Peat extraction on the Somerset Levels
Peat extraction on the Somerset Levels, in South West England has occurred since the area was first drained by the Romans, and continues today on an area of less than 0.5% of the total geography. The modern system in recycling land back to farm use and conservation has resulted in the creation of numerous Sites of Special Scientific Interest.
After the Romans left Britain, from this period forward, peat extraction was undertaken by hand by the owning or tenanted farmers.
Developed from 1922, it was initially operated by horses. The tramway had its mainworks at the Broomfield Works, where from the 1930s the company constructed its own locomotives from kits supplied by R.A. Listers of Dursley, based around either Lister diesel or J.A.P. petrol engines.
The railway crossed both the Glastonbury Canal and the former Somerset Central Railway from Burnham-on-Sea to Wells, near Ashcott railway station. Merged into the Somerset and Dorset Joint Railway, .5 miles (0.80 km) west of Ashcott existed "Alexander siding", which allowed exchange between the SD&JR and the Eclipse tramway system, and hence distribution of cut peat products across the United Kingdom.
Extraction problems, sale to Fisons
The introduction of plastic packaging in the 1950s allowed the peat to be packed without rotting, which led to the industrialisation of peat extraction during the 1960s as a major market in horticultural peat was developed.
The need to reduce the amount of peat extracted led to the need for mechanisation, and hence Eclipse agreed to be bought by Fisons in 1961. This was the last year that hand-cutting was used to extract peat, and since this time all cutting has been done by machine.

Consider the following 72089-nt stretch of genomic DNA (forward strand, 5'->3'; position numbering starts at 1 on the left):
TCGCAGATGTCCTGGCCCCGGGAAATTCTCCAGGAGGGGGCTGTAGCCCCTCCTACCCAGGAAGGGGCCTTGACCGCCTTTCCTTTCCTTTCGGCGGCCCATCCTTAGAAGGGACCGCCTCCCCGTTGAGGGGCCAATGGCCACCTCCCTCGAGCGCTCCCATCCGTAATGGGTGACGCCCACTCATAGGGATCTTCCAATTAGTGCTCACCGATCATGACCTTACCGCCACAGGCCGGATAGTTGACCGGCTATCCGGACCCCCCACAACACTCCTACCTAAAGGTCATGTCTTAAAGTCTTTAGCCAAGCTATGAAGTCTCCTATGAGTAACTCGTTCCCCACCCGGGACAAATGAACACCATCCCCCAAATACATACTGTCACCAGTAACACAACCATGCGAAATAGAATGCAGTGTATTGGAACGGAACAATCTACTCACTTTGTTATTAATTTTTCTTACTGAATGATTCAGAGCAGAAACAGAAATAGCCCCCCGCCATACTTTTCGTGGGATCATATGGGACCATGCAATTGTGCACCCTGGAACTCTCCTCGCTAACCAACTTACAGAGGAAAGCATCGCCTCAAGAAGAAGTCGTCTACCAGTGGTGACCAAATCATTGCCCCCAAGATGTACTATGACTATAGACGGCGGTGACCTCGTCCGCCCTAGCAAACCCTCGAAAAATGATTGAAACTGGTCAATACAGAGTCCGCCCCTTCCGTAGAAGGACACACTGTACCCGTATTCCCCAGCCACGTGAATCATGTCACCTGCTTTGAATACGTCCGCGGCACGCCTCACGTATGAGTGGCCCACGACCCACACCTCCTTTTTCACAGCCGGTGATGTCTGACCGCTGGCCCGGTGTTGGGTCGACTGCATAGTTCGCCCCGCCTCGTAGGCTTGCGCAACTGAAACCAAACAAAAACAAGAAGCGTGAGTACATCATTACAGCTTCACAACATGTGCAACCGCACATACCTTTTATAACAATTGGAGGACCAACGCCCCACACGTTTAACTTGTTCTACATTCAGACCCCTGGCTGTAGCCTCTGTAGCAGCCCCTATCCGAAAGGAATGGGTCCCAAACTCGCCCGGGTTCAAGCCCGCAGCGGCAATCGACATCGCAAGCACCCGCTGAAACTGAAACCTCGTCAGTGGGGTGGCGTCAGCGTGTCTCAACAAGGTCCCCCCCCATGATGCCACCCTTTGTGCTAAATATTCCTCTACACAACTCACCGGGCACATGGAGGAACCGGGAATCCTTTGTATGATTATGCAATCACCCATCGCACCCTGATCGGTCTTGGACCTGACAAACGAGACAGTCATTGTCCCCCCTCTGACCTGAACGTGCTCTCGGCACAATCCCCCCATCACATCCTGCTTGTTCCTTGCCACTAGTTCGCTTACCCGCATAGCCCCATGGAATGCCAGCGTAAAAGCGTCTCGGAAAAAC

Presently the Fisons Eclipse Peat Works covers 3,000 acres (1,200 ha), but only 1,100 acres (450 ha) are actually worked — less than 0.5% of the entire area of the Somerset Levels. Employing 90 people, more are employed in the summer when the peat is turned by hand to allow it to dry. 70% of production is sold in various products to domestic gardeners, while 30% is used for commercial purposes.
After the company has finished working an area, it is environmentally restored, and then either resold to the original farmer, or conservationists or private buyers. The system has led to the creation of a number of Sites of Special Scientific Interest, giving a haven to wildlife on the levels.
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